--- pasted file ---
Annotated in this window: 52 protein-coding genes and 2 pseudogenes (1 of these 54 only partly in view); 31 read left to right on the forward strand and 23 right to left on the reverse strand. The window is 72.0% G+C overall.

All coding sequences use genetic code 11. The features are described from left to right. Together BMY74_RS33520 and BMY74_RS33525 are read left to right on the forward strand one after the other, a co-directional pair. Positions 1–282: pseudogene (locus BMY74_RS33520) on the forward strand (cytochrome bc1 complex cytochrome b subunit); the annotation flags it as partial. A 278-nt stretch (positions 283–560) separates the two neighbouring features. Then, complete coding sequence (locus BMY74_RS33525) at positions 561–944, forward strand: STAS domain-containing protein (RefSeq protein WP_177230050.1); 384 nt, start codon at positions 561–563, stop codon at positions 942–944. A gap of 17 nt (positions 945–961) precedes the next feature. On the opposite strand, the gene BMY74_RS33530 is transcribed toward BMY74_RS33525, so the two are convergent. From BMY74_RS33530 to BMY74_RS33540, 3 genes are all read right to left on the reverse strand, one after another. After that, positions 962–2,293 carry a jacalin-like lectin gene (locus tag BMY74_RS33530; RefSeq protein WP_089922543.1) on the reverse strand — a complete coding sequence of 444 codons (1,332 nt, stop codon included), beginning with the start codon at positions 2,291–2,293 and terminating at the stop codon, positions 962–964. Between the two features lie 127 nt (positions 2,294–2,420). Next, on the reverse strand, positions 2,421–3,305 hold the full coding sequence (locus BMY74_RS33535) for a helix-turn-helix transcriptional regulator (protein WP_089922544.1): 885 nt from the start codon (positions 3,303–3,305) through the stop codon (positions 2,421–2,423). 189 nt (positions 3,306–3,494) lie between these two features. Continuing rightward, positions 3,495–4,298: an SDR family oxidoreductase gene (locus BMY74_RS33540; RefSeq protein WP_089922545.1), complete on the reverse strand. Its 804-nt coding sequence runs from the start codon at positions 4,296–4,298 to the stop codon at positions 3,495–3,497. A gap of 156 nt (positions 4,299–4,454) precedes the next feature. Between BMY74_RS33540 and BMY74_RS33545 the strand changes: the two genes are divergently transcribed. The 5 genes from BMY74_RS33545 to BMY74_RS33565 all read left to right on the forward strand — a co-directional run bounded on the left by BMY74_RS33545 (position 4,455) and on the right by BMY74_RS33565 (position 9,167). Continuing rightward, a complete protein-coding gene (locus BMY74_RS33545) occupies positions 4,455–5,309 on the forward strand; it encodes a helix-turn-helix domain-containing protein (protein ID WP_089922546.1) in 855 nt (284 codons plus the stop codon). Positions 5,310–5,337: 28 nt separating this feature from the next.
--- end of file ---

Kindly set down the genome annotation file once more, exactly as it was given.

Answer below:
Annotated in this window: 52 protein-coding genes and 2 pseudogenes (1 of these 54 only partly in view); 31 read left to right on the forward strand and 23 right to left on the reverse strand. The window is 72.0% G+C overall.

All coding sequences use genetic code 11. The features are described from left to right. Together BMY74_RS33520 and BMY74_RS33525 are read left to right on the forward strand one after the other, a co-directional pair. Positions 1–282: pseudogene (locus BMY74_RS33520) on the forward strand (cytochrome bc1 complex cytochrome b subunit); the annotation flags it as partial. A 278-nt stretch (positions 283–560) separates the two neighbouring features. Then, complete coding sequence (locus BMY74_RS33525) at positions 561–944, forward strand: STAS domain-containing protein (RefSeq protein WP_177230050.1); 384 nt, start codon at positions 561–563, stop codon at positions 942–944. A gap of 17 nt (positions 945–961) precedes the next feature. On the opposite strand, the gene BMY74_RS33530 is transcribed toward BMY74_RS33525, so the two are convergent. From BMY74_RS33530 to BMY74_RS33540, 3 genes are all read right to left on the reverse strand, one after another. After that, positions 962–2,293 carry a jacalin-like lectin gene (locus tag BMY74_RS33530; RefSeq protein WP_089922543.1) on the reverse strand — a complete coding sequence of 444 codons (1,332 nt, stop codon included), beginning with the start codon at positions 2,291–2,293 and terminating at the stop codon, positions 962–964. Between the two features lie 127 nt (positions 2,294–2,420). Next, on the reverse strand, positions 2,421–3,305 hold the full coding sequence (locus BMY74_RS33535) for a helix-turn-helix transcriptional regulator (protein WP_089922544.1): 885 nt from the start codon (positions 3,303–3,305) through the stop codon (positions 2,421–2,423). 189 nt (positions 3,306–3,494) lie between these two features. Continuing rightward, positions 3,495–4,298: an SDR family oxidoreductase gene (locus BMY74_RS33540; RefSeq protein WP_089922545.1), complete on the reverse strand. Its 804-nt coding sequence runs from the start codon at positions 4,296–4,298 to the stop codon at positions 3,495–3,497. A gap of 156 nt (positions 4,299–4,454) precedes the next feature. Between BMY74_RS33540 and BMY74_RS33545 the strand changes: the two genes are divergently transcribed. The 5 genes from BMY74_RS33545 to BMY74_RS33565 all read left to right on the forward strand — a co-directional run bounded on the left by BMY74_RS33545 (position 4,455) and on the right by BMY74_RS33565 (position 9,167). Continuing rightward, a complete protein-coding gene (locus BMY74_RS33545) occupies positions 4,455–5,309 on the forward strand; it encodes a helix-turn-helix domain-containing protein (protein ID WP_089922546.1) in 855 nt (284 codons plus the stop codon). Positions 5,310–5,337: 28 nt separating this feature from the next.